During the coronavirus lockdown in China, millions of Chinese citizens, quarantined in their homes, went online for some gaming distraction. Now the lockdown has ended but it’s clear that the market for Vegas casino gaming entertainment is still there. Gaming operators around the world are examining ways to take advantage of the new interest in gaming in China.
Gaming in China
Over the Chinese New Year in February 2020, at the height of the lockdown in China, Honor of Kings, a popular Chinese game that is available for online play on the Douyu streaming platform, had over 60 million streams. That compares to 30 million streams during that same period in 2019. The Chinese Tech giant Tencent saw its gaming services grow during the outbreak even as its WeChat Pay service declined sharply.
Even before the lockdown, the gaming industry in China had been thriving and was poised to expand. China is currently the world’s second largest gaming market, just behind the U.S. Gaming revenue in China in 2019 was recorded to be U.S. $36.5 billion and market research firm Newzoo has projected that by 2020 it will capture the position as the biggest gaming market in the world.
These numbers are drawing gaming international gaming companies and operators to look at China as their next big market to conquer.
China’s gaming market is enormous and it’s continuing to grow at a phenomenal rate. The legalities of online gaming in China, however, are complicated with laws changing frequently. The gaming industry in China is subject to strict rules and oversight.
Gaming in China is currently governed by 2018 legislation that places approval of games available to Chinese citizens in the hands of state regulators who must approve the game’s content. Once approved, the regulator issues a license that makes it legal to sell and play the game in China. Regulators will not license games that are deemed to have “inappropriate content” such as sexual content and excessive violence. For instance, 2 years ago, game designers for the popular Monster Hunter: World were denied a license to market their game in China because, according to their estimation, it was too violent.
The government ministry responsible for regulating online games in China is the Central Propaganda Department. Prior to 2018, licensing new games had been under the auspices of the State Administration of Radio, Film and Television (SARFT) and the Ministry of Culture. However, the Central Committee was displeased that too many games were being licensed by SARFT and the Ministry of Culture who were licensing an average of 641 games per month. After the 2018 switch, the new Propaganda Department started licensing an average of just 131 games every month.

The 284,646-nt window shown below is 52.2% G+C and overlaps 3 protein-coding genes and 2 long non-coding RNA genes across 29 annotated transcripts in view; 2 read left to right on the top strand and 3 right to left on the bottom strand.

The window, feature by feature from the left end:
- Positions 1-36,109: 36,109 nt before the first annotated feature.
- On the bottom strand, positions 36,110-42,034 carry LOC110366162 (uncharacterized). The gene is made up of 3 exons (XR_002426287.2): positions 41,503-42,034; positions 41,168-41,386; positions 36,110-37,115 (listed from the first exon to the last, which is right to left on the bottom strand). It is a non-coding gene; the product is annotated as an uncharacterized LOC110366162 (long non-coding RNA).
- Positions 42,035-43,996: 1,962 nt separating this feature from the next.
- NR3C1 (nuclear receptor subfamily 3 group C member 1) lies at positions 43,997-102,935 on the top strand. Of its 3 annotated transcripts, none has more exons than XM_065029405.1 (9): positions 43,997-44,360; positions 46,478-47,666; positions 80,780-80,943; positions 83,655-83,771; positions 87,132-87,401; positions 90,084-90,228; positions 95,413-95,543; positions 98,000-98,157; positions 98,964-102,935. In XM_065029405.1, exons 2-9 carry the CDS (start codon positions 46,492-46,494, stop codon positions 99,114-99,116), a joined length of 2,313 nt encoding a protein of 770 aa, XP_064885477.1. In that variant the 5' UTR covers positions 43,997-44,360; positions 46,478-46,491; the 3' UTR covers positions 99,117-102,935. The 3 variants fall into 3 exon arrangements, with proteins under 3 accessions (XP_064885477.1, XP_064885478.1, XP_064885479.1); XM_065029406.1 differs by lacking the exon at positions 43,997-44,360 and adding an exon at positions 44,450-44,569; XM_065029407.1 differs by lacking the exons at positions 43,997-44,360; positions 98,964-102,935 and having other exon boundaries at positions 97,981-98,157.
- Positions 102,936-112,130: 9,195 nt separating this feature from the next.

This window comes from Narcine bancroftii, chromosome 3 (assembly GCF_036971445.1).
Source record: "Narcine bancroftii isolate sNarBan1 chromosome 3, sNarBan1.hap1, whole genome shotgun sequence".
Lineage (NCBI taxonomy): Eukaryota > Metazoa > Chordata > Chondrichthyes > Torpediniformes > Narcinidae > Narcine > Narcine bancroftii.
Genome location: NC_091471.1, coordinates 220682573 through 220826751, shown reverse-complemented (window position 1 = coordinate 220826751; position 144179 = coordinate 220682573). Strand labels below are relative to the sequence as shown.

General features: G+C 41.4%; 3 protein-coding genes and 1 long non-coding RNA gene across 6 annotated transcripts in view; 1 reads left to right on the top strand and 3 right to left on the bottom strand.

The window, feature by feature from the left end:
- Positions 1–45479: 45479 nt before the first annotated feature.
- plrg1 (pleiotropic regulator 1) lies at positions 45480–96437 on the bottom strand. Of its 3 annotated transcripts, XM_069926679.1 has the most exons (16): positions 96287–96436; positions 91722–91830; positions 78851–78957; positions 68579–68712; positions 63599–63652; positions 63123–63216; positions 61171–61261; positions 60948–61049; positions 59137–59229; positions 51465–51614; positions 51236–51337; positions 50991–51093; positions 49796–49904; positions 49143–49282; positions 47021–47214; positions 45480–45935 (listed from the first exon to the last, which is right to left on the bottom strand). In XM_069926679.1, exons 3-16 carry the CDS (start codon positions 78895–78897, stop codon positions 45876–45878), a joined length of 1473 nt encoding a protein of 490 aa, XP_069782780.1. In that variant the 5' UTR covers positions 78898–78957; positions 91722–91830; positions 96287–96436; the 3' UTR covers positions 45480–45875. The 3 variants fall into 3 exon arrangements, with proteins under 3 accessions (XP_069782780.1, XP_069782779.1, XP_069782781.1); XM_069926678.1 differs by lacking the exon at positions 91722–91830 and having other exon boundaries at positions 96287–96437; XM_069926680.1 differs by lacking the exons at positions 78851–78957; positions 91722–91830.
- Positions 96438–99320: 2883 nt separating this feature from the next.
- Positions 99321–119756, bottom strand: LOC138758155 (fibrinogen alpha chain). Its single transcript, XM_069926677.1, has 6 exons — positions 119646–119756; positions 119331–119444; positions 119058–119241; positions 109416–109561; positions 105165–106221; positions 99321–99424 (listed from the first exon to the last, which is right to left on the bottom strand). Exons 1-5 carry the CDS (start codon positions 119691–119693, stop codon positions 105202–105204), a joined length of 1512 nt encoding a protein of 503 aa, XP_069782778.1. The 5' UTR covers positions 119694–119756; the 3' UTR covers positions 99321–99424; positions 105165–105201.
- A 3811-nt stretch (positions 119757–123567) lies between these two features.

The new regulators are also holding back on licensing foreign titles – only 185 games submitted by foreign publishers were licensed in 2019.
Another hurdle that gaming developers must pass in China will involve getting listed in Chinese app stores. From July 2020, developers will be required to obtain an International Standard Book Number (ISBN) in order to list their game in app stores in China. The ISBN will be granted after the game has been approved by multiple agencies including the Copyright Protection Center of China (CPCC), the Ministry of Industry and Information Technology (MIIT) and the SARFT.
The government of China has placed a great deal of emphasis on limiting the amount of time that children play video games. The Ministry of Education released a plan in 2018 that introduces playing time guidelines and age restriction limitations for video games. The Ministry says that they want to avoid poor health, game addiction and myopia that, according to them, gaming among youngsters can cause.
The General Administration of Press and Publication (GAPP) is monitoring children’s gaming habits by requiring spending limits for online gamers under the age of 18, real-name registration and a curfew. Children between the ages of 8 to 16 can add only RMB 200 (U.S. $28.33) into an online account while those aged 16 – 18 may add RMB 7.06 every month (U.S. $56.67). Individuals under the age of 18 are limited to 1.5 hours of weekday online play and 3 hours per day on weekends and public holidays. Under 18s are banned from playing games online between the hours of 22:00 and 8:00.
Foreign developers and investors must consider how to work around the regulations regarding payment methods in China for foreign platforms. Digital payment systems such as WeChat and Alipay are the most commonly used payment platforms in China. Chinese citizens don’t have access to international credit cards, nor can they facilitate transactions which are charged in a foreign currency. \since ISBNs are not directly issued to foreign-invested enterprises (FIEs), foreign developers will need to partner with a Chinese payment platform that will publish and register the games on behalf of the developer in order to enter the Chinese market.
For example, Nintendo, a Japanese gaming company, distributes Nintendo games in China via a partnership with Tencent, the Chinese gaming and technology company. The same arrangement is enjoyed by PUBG Corp which is a subsidiary of the Bluehold South Korean video game company. Its game PlayUnknown’s Battleground is distributed via Tencent.
Foreign game developers may find it beneficial to establish a Wholly Foreign Owned Enterprise (WFOE) and partner with a domestic entity so that they can employ staff, market and collect payments in China.
Despite the difficulties, overcoming the hurdles to enter the Chinese gaming market is increasingly viewed as a worthwhile endeavor by foreign game developers. The potential is enormous and the future seems sunny.